Norman Harris
@Norman Harris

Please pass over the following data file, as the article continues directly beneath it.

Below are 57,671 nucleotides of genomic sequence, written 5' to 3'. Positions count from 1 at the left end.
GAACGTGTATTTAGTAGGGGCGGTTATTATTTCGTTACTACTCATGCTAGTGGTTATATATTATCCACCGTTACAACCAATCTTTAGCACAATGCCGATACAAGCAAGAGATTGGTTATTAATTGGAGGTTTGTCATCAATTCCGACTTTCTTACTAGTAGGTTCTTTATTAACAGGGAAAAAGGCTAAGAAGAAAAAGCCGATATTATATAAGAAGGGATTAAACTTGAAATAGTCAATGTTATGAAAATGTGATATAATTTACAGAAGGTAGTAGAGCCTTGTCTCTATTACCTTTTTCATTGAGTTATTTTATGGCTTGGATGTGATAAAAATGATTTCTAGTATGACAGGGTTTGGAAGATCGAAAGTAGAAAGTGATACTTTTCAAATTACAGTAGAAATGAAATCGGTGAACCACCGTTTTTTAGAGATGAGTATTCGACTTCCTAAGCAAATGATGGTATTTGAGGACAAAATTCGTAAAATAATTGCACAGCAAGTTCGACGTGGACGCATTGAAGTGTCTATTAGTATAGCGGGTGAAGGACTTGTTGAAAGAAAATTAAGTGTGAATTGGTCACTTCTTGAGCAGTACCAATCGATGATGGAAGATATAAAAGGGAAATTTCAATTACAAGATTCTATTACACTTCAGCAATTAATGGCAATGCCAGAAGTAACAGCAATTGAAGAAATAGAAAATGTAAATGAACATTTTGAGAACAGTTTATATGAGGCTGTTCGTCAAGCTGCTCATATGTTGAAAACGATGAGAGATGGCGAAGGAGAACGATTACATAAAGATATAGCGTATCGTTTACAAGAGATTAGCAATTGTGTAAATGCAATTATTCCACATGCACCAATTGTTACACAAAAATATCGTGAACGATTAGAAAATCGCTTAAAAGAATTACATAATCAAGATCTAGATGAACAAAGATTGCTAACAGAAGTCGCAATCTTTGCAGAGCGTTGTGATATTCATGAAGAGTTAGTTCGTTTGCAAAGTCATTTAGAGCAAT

The answer is YES, unequivocally. You usually will just have to log on through a wire connected computer to your gateway, usually by typing its IP address, often but it can be something modified from that. You usually have to type a username and password, which is going to be your gateway’s default username and password unless you have changed it {for security, You should change it} You can then find a way to the wireless network controls and you should disable the wireless networks both for the 2.4 and 5 ghz bands on that device. At this point you can plug your WAN or Internet or To Modem out on your new Router to one of the device ports, usually 1,2,3,4 on your Modem-Router{gateway} . Now you need to log on to your new router and set up the 2.4 and 5 gigahertz networks on it, SSID, password and usually WPA2 personal for security . Some devices may assign the same SSID to both 2.4 and 5 ghz. Your wireless computers and laptops will be ready to connect now, especially if you selected the same username and password as you used on your gateway. You will want to check the devices, and your smartphones for wireless connectivity now. Now smart home devices such as cameras, wireless plugs, wireless camera doorbells, thermostats, Google Home Speakers, Amazon Echos {Alexa’s} will have to be repaired. Same is true for WI FI printers, who will need to get a new DHCP internet address to pair with your new router. {ignore the next part, if you don’t know or understand IP addresses and Dynamic Host Configuration Protocol and Static IP’s} If you are familiar with DHCP, you may want to change it on your OLD router, then set your new router to use the same range of IP addresses as your old router originally used so that it will be easier to get your Internet of Things devices back on to your new wireless network.